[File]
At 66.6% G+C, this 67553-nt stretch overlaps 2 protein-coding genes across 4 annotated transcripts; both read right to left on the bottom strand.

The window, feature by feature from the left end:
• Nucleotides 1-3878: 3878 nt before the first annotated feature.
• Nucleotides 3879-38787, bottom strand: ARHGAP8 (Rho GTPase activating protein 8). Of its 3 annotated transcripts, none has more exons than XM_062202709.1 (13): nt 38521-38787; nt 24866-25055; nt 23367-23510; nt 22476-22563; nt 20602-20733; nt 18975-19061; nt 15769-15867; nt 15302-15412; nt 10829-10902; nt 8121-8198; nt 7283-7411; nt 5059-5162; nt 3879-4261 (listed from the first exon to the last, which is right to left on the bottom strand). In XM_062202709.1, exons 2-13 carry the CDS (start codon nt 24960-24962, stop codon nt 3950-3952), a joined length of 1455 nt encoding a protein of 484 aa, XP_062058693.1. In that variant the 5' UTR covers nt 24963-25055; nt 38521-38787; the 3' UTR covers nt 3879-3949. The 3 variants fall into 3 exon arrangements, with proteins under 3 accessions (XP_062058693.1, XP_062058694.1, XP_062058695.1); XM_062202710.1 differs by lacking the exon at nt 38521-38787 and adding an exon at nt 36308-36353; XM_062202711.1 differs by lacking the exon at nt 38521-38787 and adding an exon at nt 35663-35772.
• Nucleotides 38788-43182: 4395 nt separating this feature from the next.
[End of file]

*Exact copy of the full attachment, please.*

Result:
At 66.6% G+C, this 67553-nt stretch overlaps 2 protein-coding genes across 4 annotated transcripts; both read right to left on the bottom strand.

The window, feature by feature from the left end:
• Nucleotides 1-3878: 3878 nt before the first annotated feature.
• Nucleotides 3879-38787, bottom strand: ARHGAP8 (Rho GTPase activating protein 8). Of its 3 annotated transcripts, none has more exons than XM_062202709.1 (13): nt 38521-38787; nt 24866-25055; nt 23367-23510; nt 22476-22563; nt 20602-20733; nt 18975-19061; nt 15769-15867; nt 15302-15412; nt 10829-10902; nt 8121-8198; nt 7283-7411; nt 5059-5162; nt 3879-4261 (listed from the first exon to the last, which is right to left on the bottom strand). In XM_062202709.1, exons 2-13 carry the CDS (start codon nt 24960-24962, stop codon nt 3950-3952), a joined length of 1455 nt encoding a protein of 484 aa, XP_062058693.1. In that variant the 5' UTR covers nt 24963-25055; nt 38521-38787; the 3' UTR covers nt 3879-3949. The 3 variants fall into 3 exon arrangements, with proteins under 3 accessions (XP_062058693.1, XP_062058694.1, XP_062058695.1); XM_062202710.1 differs by lacking the exon at nt 38521-38787 and adding an exon at nt 36308-36353; XM_062202711.1 differs by lacking the exon at nt 38521-38787 and adding an exon at nt 35663-35772.
• Nucleotides 38788-43182: 4395 nt separating this feature from the next.